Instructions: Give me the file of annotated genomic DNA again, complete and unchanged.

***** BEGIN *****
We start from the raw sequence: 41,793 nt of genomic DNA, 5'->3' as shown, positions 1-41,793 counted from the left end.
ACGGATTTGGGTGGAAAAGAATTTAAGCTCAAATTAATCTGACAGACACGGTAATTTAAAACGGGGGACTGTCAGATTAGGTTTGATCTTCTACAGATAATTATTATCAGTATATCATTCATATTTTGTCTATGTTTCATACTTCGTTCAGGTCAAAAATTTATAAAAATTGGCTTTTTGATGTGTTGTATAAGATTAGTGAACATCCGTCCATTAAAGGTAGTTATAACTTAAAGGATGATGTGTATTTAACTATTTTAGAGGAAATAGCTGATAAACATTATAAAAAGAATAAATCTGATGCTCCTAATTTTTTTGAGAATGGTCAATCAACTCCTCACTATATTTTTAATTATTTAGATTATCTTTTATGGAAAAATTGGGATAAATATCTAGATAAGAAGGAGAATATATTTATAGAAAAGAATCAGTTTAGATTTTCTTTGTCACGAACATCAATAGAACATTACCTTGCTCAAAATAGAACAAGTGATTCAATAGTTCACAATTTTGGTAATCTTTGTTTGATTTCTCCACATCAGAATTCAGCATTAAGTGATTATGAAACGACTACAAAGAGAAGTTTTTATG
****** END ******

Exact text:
We start from the raw sequence: 41,793 nt of genomic DNA, 5'->3' as shown, positions 1-41,793 counted from the left end.
ACGGATTTGGGTGGAAAAGAATTTAAGCTCAAATTAATCTGACAGACACGGTAATTTAAAACGGGGGACTGTCAGATTAGGTTTGATCTTCTACAGATAATTATTATCAGTATATCATTCATATTTTGTCTATGTTTCATACTTCGTTCAGGTCAAAAATTTATAAAAATTGGCTTTTTGATGTGTTGTATAAGATTAGTGAACATCCGTCCATTAAAGGTAGTTATAACTTAAAGGATGATGTGTATTTAACTATTTTAGAGGAAATAGCTGATAAACATTATAAAAAGAATAAATCTGATGCTCCTAATTTTTTTGAGAATGGTCAATCAACTCCTCACTATATTTTTAATTATTTAGATTATCTTTTATGGAAAAATTGGGATAAATATCTAGATAAGAAGGAGAATATATTTATAGAAAAGAATCAGTTTAGATTTTCTTTGTCACGAACATCAATAGAACATTACCTTGCTCAAAATAGAACAAGTGATTCAATAGTTCACAATTTTGGTAATCTTTGTTTGATTTCTCCACATCAGAATTCAGCATTAAGTGATTATGAAACGACTACAAAGAGAAGTTTTTATG